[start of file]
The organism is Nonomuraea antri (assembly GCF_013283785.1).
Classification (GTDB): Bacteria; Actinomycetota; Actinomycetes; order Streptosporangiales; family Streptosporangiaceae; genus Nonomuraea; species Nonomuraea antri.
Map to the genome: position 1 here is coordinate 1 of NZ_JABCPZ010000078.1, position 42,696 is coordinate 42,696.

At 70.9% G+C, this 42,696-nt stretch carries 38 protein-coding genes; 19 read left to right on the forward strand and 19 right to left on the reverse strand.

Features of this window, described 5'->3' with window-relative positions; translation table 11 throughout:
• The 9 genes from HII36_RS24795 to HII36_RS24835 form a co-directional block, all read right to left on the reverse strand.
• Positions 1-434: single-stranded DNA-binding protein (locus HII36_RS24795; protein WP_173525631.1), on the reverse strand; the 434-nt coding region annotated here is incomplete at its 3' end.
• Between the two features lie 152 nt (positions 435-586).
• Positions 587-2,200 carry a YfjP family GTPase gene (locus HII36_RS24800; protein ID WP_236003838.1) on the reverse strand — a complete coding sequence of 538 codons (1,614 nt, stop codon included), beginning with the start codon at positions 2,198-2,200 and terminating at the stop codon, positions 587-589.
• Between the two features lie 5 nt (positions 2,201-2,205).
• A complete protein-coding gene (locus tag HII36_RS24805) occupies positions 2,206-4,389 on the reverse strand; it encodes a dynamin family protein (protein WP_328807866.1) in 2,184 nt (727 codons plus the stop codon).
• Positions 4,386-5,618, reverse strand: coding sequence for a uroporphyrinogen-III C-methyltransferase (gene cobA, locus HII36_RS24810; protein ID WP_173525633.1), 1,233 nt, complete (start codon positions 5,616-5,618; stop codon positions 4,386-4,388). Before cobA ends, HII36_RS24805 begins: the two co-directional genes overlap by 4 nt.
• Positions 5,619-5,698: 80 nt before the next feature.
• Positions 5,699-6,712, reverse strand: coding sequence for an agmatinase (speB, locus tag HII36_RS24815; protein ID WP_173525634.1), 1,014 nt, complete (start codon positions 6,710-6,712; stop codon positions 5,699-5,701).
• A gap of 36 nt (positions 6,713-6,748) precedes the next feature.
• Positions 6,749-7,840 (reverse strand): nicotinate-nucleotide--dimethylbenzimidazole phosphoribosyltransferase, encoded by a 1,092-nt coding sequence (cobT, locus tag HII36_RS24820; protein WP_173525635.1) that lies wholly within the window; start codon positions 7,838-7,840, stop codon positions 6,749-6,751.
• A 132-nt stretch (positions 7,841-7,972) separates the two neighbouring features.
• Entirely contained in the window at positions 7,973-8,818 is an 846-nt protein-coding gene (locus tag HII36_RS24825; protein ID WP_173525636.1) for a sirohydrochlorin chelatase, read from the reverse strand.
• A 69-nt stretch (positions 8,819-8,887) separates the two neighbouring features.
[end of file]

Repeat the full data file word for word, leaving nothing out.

The organism is Nonomuraea antri (assembly GCF_013283785.1).
Classification (GTDB): Bacteria; Actinomycetota; Actinomycetes; order Streptosporangiales; family Streptosporangiaceae; genus Nonomuraea; species Nonomuraea antri.
Map to the genome: position 1 here is coordinate 1 of NZ_JABCPZ010000078.1, position 42,696 is coordinate 42,696.

At 70.9% G+C, this 42,696-nt stretch carries 38 protein-coding genes; 19 read left to right on the forward strand and 19 right to left on the reverse strand.

Features of this window, described 5'->3' with window-relative positions; translation table 11 throughout:
• The 9 genes from HII36_RS24795 to HII36_RS24835 form a co-directional block, all read right to left on the reverse strand.
• Positions 1-434: single-stranded DNA-binding protein (locus HII36_RS24795; protein WP_173525631.1), on the reverse strand; the 434-nt coding region annotated here is incomplete at its 3' end.
• Between the two features lie 152 nt (positions 435-586).
• Positions 587-2,200 carry a YfjP family GTPase gene (locus HII36_RS24800; protein ID WP_236003838.1) on the reverse strand — a complete coding sequence of 538 codons (1,614 nt, stop codon included), beginning with the start codon at positions 2,198-2,200 and terminating at the stop codon, positions 587-589.
• Between the two features lie 5 nt (positions 2,201-2,205).
• A complete protein-coding gene (locus tag HII36_RS24805) occupies positions 2,206-4,389 on the reverse strand; it encodes a dynamin family protein (protein WP_328807866.1) in 2,184 nt (727 codons plus the stop codon).
• Positions 4,386-5,618, reverse strand: coding sequence for a uroporphyrinogen-III C-methyltransferase (gene cobA, locus HII36_RS24810; protein ID WP_173525633.1), 1,233 nt, complete (start codon positions 5,616-5,618; stop codon positions 4,386-4,388). Before cobA ends, HII36_RS24805 begins: the two co-directional genes overlap by 4 nt.
• Positions 5,619-5,698: 80 nt before the next feature.
• Positions 5,699-6,712, reverse strand: coding sequence for an agmatinase (speB, locus tag HII36_RS24815; protein ID WP_173525634.1), 1,014 nt, complete (start codon positions 6,710-6,712; stop codon positions 5,699-5,701).
• A gap of 36 nt (positions 6,713-6,748) precedes the next feature.
• Positions 6,749-7,840 (reverse strand): nicotinate-nucleotide--dimethylbenzimidazole phosphoribosyltransferase, encoded by a 1,092-nt coding sequence (cobT, locus tag HII36_RS24820; protein WP_173525635.1) that lies wholly within the window; start codon positions 7,838-7,840, stop codon positions 6,749-6,751.
• A 132-nt stretch (positions 7,841-7,972) separates the two neighbouring features.
• Entirely contained in the window at positions 7,973-8,818 is an 846-nt protein-coding gene (locus tag HII36_RS24825; protein ID WP_173525636.1) for a sirohydrochlorin chelatase, read from the reverse strand.
• A 69-nt stretch (positions 8,819-8,887) separates the two neighbouring features.